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This eBook from the Gutenberg Project consists of approximately 935 pages of information about The Forsyte Saga.

She had come back then of her own accord, to the cage she had pined to be free of—­and taking in all the tremendous significance of this, he longed to cry:  “Take your hated body, that I love, out of my house!  Take away that pitiful white face, so cruel and soft—­before I crush it.  Get out of my sight; never let me see you again!”

And, at those unspoken words, he seemed to see her rise and move away, like a woman in a terrible dream, from which she was fighting to awake—­rise and go out into the dark and cold, without a thought of him, without so much as the knowledge of his presence.

Then he cried, contradicting what he had not yet spoken, “No; stay there!” And turning away from her, he sat down in his accustomed chair on the other side of the hearth.

They sat in silence.

And Soames thought:  ’Why is all this?  Why should I suffer so?  What have
I done?  It is not my fault!’

Again he looked at her, huddled like a bird that is shot and dying, whose poor breast you see panting as the air is taken from it, whose poor eyes look at you who have shot it, with a slow, soft, unseeing look, taking farewell of all that is good—­of the sun, and the air, and its mate.

So they sat, by the firelight, in the silence, one on each side of the hearth.

And the fume of the burning cedar logs, that he loved so well, seemed to grip Soames by the throat till he could bear it no longer.  And going out into the hall he flung the door wide, to gulp down the cold air that came in; then without hat or overcoat went out into the Square.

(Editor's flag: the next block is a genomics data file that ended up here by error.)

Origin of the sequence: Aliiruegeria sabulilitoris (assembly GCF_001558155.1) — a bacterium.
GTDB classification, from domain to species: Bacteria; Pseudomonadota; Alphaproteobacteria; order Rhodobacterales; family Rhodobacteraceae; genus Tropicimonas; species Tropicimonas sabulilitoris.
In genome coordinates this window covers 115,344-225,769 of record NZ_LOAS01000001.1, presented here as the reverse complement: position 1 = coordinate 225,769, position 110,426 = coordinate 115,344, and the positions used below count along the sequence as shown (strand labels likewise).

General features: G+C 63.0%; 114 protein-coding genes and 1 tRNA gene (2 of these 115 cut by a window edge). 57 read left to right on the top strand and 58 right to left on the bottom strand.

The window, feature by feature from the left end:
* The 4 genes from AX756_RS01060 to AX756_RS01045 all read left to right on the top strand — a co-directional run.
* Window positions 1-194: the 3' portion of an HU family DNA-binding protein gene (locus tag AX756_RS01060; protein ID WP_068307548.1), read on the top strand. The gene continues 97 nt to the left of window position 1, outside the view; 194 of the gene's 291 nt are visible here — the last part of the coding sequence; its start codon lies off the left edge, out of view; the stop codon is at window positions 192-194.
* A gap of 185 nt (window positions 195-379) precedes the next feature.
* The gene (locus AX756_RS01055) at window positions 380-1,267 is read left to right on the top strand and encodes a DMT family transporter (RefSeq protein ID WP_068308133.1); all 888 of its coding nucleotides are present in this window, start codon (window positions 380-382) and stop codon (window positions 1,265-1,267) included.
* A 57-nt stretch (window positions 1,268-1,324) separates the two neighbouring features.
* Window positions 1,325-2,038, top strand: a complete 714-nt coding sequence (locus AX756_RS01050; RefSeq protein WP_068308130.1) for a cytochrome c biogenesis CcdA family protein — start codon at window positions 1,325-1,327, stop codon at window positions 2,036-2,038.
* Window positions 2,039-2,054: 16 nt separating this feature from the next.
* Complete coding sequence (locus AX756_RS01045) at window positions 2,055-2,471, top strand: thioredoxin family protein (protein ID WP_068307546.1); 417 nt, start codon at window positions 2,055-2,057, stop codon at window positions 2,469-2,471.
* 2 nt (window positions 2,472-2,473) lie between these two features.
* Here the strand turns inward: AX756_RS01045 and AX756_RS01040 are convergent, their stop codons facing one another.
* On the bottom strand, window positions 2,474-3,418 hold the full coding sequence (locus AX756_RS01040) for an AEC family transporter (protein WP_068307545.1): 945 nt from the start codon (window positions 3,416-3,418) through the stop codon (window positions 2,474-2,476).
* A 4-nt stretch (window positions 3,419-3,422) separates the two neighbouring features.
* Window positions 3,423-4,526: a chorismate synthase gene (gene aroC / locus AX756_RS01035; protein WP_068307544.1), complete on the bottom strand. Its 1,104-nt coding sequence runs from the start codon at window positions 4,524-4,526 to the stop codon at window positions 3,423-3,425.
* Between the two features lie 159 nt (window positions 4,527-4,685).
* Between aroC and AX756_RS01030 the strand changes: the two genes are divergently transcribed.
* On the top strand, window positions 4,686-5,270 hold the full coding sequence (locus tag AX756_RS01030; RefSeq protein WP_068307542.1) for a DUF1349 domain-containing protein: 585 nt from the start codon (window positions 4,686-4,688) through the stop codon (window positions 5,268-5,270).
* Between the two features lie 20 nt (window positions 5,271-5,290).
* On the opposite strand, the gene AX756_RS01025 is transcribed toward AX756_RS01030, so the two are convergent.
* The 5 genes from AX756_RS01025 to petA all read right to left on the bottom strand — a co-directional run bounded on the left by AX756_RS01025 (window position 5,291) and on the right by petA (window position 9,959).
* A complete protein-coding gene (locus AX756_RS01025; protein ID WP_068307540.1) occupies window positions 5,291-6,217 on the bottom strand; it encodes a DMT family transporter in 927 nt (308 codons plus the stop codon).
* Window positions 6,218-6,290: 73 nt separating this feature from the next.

Along the garden rails a half-starved cat came rubbing her way towards him, and Soames thought:  ‘Suffering! when will it cease, my suffering?’

At a front door across the way was a man of his acquaintance named Rutter, scraping his boots, with an air of ‘I am master here.’  And Soames walked on.

From far in the clear air the bells of the church where he and Irene had been married were pealing in ‘practice’ for the advent of Christ, the chimes ringing out above the sound of traffic.  He felt a craving for strong drink, to lull him to indifference, or rouse him to fury.  If only he could burst out of himself, out of this web that for the first time in his life he felt around him.  If only he could surrender to the thought:  ‘Divorce her—­turn her out!  She has forgotten you.  Forget her!’

If only he could surrender to the thought:  ’Let her go—­she has suffered enough!’

If only he could surrender to the desire:  ’Make a slave of her—­she is in your power!’

If only even he could surrender to the sudden vision:  ’What does it all matter?’ Forget himself for a minute, forget that it mattered what he did, forget that whatever he did he must sacrifice something.

If only he could act on an impulse!

He could forget nothing; surrender to no thought, vision, or desire; it was all too serious; too close around him, an unbreakable cage.

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